Your Honor, the summary of the facts in support of the conditional guilty plea that I provided the court are as, are as follows: On September 10th of 2013, Baltimore County police were on undercover surveillance on Whitehead Court in Baltimore County. They know this to be a high crime, high drug area. When they saw what they believed to be a hand to hand drug transaction, they stopped the parties involved. One of those parties was identified as this Defendant, Ira Chase, to my left and with counsel before you. There was a series of incidents and conversations that eventually led to a search warrant of a room that was associated with Mr. Chase. He was associated to that room by the staff of the Days Inn, as well as by a key that was found on his person. Search of that room yielded a large amount of cocaine, a schedule two, controlled dangerous substance, specifically one hundred and eight grams along with unused sandwich baggies, a digital scale and other indicia that to an expert in the sale of packaging, distribution of street level narcotics would indicate that the items found in a room associated to Mr. Chase and in his possession would be possessed with the intent to distribute.
Based on the statement of facts, the court found Chase guilty of possession of cocaine with intent to distribute.
Our standard of review is as follows:
In reviewing a circuit court's grant or denial of a motion to suppress evidence, we ordinarily consider only the evidence contained in the record of the suppression hearing. The factual findings of the suppression court and its conclusions regarding the credibility of testimony are accepted unless clearly erroneous. We review the evidence and the inferences that may be reasonably drawn in the light most favorable to the prevailing party. We undertake our own constitutional appraisal of the record by reviewing the law and applying it to the facts of the present case.
McFarlin v. State, 409 Md. 391, 403, 975 A.2d 862 (2009) (quoting Rush v. State, 403 Md. 68, 82, 939 A.2d 689 (2008) (citations omitted)).
Appellant contends that he was arrested prior to the positive alert by the dog, while the State essentially maintains that appellant was simply subject to an investigative detention supported by reasonable articulable suspicion until the canine alert. Appellant argues that he was not merely detained because he had been removed from the vehicle, handcuffed, read his Miranda rights and questioned. And, because the arrest was not supported by probable cause, it was unlawful and therefore, everything that was recovered afterwards is the fruit of the poisonous tree. The State also argues, for the first time on appeal, that, even if the arrest preceded the arrival of the drug dog, there was probable cause to support an arrest.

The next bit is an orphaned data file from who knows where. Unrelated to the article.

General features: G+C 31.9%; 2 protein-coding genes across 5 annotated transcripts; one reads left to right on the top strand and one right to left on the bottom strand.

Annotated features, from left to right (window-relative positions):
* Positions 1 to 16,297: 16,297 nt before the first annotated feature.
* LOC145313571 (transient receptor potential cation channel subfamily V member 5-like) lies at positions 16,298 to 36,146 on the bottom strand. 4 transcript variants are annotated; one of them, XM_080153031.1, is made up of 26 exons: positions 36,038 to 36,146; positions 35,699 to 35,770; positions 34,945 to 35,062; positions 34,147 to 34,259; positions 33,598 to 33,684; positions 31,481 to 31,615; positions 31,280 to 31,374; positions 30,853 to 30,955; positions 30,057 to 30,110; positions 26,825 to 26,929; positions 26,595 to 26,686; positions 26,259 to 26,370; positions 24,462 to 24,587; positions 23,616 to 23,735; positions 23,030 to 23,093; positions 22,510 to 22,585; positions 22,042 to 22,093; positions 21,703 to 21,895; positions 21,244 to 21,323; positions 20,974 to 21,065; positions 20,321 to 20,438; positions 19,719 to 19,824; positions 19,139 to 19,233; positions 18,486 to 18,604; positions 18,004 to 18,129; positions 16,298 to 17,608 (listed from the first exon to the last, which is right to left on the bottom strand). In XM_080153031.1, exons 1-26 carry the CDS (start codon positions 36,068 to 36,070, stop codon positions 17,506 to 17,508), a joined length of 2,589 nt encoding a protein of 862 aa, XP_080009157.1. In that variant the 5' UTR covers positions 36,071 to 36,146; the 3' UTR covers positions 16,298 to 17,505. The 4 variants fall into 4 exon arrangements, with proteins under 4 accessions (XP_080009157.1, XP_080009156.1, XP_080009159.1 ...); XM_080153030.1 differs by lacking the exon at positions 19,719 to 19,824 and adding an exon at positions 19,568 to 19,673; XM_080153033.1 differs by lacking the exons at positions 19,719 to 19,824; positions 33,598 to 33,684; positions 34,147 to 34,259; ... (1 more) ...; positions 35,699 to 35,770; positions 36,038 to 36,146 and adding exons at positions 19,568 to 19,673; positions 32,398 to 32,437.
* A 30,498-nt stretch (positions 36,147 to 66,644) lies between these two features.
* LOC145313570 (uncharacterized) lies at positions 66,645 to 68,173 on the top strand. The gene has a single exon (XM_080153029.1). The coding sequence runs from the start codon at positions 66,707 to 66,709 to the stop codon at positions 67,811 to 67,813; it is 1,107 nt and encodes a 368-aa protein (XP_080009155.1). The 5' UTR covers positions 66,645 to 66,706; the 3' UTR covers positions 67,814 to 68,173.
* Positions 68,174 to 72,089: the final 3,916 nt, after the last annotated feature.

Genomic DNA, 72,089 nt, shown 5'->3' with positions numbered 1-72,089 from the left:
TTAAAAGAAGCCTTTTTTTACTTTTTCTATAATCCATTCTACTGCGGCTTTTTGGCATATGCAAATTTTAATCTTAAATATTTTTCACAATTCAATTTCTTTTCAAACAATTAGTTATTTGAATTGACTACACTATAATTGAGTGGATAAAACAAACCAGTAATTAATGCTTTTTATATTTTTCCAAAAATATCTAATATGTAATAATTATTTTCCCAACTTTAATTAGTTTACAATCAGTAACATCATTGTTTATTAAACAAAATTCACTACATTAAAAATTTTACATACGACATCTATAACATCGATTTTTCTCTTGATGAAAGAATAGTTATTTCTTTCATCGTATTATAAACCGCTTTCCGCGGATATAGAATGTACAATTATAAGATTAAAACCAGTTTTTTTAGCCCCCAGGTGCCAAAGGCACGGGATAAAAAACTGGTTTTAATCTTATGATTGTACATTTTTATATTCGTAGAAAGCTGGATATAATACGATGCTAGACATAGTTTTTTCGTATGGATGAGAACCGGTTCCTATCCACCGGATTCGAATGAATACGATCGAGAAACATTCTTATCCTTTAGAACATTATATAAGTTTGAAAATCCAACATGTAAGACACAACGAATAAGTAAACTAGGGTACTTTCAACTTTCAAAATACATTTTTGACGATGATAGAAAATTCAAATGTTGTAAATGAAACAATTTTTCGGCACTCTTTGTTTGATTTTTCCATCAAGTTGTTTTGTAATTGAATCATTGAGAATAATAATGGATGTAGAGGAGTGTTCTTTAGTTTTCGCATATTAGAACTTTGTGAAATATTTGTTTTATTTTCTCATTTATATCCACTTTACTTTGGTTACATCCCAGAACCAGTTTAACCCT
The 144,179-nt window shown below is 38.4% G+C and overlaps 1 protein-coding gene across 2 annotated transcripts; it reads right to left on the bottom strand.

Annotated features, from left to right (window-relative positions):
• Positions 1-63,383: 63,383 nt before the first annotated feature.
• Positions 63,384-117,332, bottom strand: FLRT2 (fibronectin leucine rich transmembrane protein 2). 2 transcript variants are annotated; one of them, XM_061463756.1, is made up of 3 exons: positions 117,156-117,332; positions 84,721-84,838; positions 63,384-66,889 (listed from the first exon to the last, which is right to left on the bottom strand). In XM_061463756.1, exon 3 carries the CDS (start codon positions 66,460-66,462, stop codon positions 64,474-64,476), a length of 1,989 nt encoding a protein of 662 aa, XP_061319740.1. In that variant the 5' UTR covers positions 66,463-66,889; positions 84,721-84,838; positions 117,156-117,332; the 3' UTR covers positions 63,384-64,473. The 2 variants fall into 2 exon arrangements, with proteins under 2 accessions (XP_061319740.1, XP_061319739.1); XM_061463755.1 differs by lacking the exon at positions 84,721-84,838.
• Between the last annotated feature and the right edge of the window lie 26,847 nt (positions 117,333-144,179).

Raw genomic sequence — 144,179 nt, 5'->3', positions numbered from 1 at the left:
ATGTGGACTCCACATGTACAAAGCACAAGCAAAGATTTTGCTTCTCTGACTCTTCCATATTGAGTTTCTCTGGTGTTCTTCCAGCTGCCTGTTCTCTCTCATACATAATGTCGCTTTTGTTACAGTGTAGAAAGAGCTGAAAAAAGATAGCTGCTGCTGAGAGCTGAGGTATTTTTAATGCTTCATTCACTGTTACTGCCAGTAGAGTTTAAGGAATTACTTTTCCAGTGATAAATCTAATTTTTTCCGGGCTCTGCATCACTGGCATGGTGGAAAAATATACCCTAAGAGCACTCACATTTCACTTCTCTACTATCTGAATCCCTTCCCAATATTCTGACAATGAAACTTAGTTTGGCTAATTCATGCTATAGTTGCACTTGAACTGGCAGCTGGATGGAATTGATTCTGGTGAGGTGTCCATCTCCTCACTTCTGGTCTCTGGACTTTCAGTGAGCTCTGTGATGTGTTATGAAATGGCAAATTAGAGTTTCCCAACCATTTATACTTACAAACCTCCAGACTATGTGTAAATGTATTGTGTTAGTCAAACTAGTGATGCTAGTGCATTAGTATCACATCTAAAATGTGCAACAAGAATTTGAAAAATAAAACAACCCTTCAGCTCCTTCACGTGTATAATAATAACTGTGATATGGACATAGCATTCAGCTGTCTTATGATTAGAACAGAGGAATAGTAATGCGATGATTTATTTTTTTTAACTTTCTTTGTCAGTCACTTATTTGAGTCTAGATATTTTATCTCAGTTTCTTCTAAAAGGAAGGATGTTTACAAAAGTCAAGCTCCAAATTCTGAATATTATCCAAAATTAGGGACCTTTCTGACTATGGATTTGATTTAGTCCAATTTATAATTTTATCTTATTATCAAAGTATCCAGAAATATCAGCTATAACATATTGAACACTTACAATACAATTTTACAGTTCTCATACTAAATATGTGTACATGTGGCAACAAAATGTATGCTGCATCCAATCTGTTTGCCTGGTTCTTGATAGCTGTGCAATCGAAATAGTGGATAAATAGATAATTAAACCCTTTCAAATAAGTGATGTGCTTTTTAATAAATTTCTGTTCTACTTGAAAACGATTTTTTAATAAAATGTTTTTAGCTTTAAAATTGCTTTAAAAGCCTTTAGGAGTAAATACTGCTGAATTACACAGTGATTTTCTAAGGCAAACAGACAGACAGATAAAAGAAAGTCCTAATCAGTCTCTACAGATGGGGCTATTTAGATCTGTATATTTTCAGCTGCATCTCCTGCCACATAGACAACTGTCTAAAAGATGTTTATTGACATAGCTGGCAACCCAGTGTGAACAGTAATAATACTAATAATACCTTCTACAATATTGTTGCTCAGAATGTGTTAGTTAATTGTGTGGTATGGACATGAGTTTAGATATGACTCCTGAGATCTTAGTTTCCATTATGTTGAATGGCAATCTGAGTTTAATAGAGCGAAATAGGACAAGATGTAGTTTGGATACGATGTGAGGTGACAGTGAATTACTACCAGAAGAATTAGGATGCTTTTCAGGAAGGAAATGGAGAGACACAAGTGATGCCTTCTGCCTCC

The State also asserts, without further authority or argument, that “[e]ven if probable cause was lacking, in searching Chase's hotel room, police relied in good faith on the warrant.” A similar argument was not made during the motions hearing. Although we may consider the “good faith” exception even when it was not raised below, see McDonald v. State, 347 Md. 452, 470 n. 10, 701 A.2d 675 (1997), we need not consider the issue in this case and we would be reluctant to do so. See Diallo v. State, 413 Md. 678, 692–93, 994 A.2d 820 (2010) (“arguments not presented in a brief or not presented with particularity will not be considered on appeal” (citation omitted)).
Here, there is little, if any, dispute that probable cause to arrest existed after the drug dog alerted on the Jeep. See State v. Wallace, 372 Md. 137, 146, 812 A.2d 291 (2002) (“Further, the law is settled that when a properly trained canine alerts to a vehicle indicating the likelihood of contraband, sufficient probable cause exists to conduct a warrantless ‘ Carroll ’ search of the vehicle”), cert. denied,540 U.S. 1140, 124 S.Ct. 1036, 157 L.Ed.2d 951 (2004); Wilkes v. State, 364 Md. 554, 586, 774 A.2d 420 (2001) (“We have noted that once a drug dog has alerted a trooper to the presence of illegal drugs in a vehicle, sufficient probable cause exist[s] to support a warrantless search of [a vehicle].” (Internal quotation and citations omitted)); Stokeling v. State, 189 Md.App. 653, 664, 985 A.2d 175 (2009) (stating that dog “alert to the Chrysler gave the police probable cause to search it for illegal drugs”), cert. denied,414 Md. 332, 995 A.2d 297 (2010); State v. Ofori, 170 Md.App. 211, 221, 906 A.2d 1089, cert. denied,396 Md. 13, 912 A.2d 649 (2006) (“[O]nce the K–9 ‘alerted’ to the probable presence of contraband drugs in the [vehicle], all Fourth Amendment uncertainty came to an end.”).